With the recent news that big companies could be forced to publish figures on how long they take to pay their bills to smaller firms, Lovetts plc, the debt recovery law firm, has revealed that rather than tightening credit control processes to support financial recovery, many businesses appear to have relaxed their attitude to late payment.
Lovetts has found that, in the first half of the year, businesses allowed their customers an extra 28 working days on top of their standard payment terms – meaning that firms are now waiting an average of almost 4 months before they take the first steps to recover money owed for products and services.
While late payment is an issue in all sectors, evidence shows that manufacturing and construction are the worst offenders – with a recent report into the issue from a group of MP’s, calling for the Government to establish a Construction Code of Conduct, to help manage the problem.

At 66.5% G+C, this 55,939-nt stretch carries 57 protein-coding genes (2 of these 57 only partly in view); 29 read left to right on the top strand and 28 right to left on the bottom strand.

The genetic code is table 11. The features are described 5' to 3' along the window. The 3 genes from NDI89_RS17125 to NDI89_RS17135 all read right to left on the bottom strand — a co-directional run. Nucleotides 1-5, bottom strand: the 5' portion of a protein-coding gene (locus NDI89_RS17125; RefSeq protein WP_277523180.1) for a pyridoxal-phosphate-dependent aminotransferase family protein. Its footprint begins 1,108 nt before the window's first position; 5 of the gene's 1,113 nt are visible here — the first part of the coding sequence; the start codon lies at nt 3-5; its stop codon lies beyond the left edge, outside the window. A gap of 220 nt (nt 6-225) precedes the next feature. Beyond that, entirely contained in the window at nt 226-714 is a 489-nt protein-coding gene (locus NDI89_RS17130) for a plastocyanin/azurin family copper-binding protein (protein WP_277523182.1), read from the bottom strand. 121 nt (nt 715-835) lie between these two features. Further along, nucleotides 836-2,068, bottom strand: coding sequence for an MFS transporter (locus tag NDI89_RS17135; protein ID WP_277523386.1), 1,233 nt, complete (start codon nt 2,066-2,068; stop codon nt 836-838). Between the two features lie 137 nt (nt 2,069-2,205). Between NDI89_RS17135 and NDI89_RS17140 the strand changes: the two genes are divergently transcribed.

The report also suggests that fair payment should be a contractual requirement for new Government contracts, with directly contracted firms paid within 14 days, sub-contracted firms within 19 days and those firms sub-contracted twice within 23 days.
Charles Wilson, CEO of Lovetts, commented: “Clearly, protecting business relationships is essential, but if the cost of that is affecting a company’s own cashflow it is not sustainable business practice.”